More information is available from http://azer.bestavros.net
The workshop venue is Haga Slott, Enköping, located by the Mälaren Sea. This is an old Castle at a beautiful and remote location that will provide not only excellent conditions for the workshop sessions but also a relaxed atmosphere for further discussions or outdoor activities during the long summer nights.
The venue is located 1 hour drive from Arlanda airport and there will be a chartered bus before the start and after the end of the workshop. Preliminary times for local transport are:
- Bus leaves Arlanda Airport at 8.40 on June 12 (from Terminal 4’s bus stops 16-18). Gathering immediately outside the exit of Terminal 4 at 8.30.
- Bus arrives Arlanda Airport (Terminal 4) no later than 16.30 on June 14.
Participation is by invitation only. If interested to participate, please send an email to Erik Elmroth (firstname.lastname@example.org). Note, however, that the number of participants is limited.
There is no true workshop fee, but each participant is to cover the cost for her/his own stay, including 2 nights hotel room, 2 breakfast buffé, 3 lunches, 2 dinners, and 6 coffees with sandwiches, cookies, fruit etc. The substantially discounted rate for this whole package, to be paid directly to the hotel, is:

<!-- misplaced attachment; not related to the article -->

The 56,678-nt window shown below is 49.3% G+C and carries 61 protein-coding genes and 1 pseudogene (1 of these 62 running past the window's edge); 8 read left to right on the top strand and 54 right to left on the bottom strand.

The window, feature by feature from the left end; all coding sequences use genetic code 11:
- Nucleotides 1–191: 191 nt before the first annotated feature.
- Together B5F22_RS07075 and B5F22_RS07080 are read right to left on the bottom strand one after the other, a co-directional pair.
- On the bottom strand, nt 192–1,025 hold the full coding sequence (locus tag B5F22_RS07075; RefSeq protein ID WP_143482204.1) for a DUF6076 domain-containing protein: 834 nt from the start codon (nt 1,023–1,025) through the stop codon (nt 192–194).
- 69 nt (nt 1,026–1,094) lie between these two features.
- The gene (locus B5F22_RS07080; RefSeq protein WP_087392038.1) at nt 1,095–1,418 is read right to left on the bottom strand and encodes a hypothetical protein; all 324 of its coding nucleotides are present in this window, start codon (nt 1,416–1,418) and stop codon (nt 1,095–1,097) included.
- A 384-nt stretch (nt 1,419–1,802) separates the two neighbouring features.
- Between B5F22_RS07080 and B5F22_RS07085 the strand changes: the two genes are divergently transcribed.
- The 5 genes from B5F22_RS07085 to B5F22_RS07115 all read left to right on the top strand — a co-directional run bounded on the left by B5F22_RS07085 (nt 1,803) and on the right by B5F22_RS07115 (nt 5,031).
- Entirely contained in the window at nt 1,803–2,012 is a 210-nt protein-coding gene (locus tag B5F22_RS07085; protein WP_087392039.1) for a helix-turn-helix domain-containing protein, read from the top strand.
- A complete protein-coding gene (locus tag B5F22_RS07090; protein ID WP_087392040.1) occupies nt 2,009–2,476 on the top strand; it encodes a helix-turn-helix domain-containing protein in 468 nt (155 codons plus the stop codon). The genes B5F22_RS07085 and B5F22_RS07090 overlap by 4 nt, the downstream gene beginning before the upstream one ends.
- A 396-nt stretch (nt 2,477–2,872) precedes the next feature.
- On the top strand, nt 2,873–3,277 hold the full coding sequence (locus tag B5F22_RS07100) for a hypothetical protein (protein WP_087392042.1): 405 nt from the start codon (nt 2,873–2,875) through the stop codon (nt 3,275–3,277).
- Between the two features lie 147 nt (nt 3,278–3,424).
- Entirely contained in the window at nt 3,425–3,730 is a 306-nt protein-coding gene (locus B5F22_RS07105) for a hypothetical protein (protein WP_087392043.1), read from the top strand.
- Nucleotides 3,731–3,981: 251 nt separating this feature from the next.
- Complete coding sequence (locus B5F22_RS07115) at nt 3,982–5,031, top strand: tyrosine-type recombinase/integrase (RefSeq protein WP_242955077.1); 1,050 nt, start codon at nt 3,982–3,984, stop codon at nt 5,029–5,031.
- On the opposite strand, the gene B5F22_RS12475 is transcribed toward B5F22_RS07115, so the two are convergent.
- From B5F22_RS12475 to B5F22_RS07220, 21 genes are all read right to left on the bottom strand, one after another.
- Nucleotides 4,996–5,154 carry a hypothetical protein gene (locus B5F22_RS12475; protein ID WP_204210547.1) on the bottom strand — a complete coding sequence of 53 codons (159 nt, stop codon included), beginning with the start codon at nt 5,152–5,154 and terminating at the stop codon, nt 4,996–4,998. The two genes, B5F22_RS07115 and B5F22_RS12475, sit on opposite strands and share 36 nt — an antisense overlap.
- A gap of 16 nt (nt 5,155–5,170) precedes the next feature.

- Total for 2 nights in single room: 4580 SEK + tax (5294 SEK incl tax), incl. all meals, excluding drinks at dinner
- Total for 2 nights in shared twin room: 3980 SEK + tax (4622 incl tax), incl. all meals, excluding drinks at dinner
By registering, you commit to pay this to the hotel.
Any additional costs for the arrangement and the joint bus transfer to and from Arlanda airport is covered by the workshop organizers.
Although we expect the venue to make discussions last into the bright summer nights, we recommend also other outdoor activities as various kinds of games and sport, simply enjoying the nature, going for a swim in Mälaren (on short walking distance), or enjoying the indoor SPA with pools and Sauna.
The venue is Haga Slott, Enköping
Erik Elmroth, Umeå University (Workshop Chair)
Ahmed Ali-ElDin, Umeå University
Maria Kihl, Lund University
Karl-Erik Årzén, Lund University
Financial support for the workshop has been received by eSSENCE – The e-science collaboration.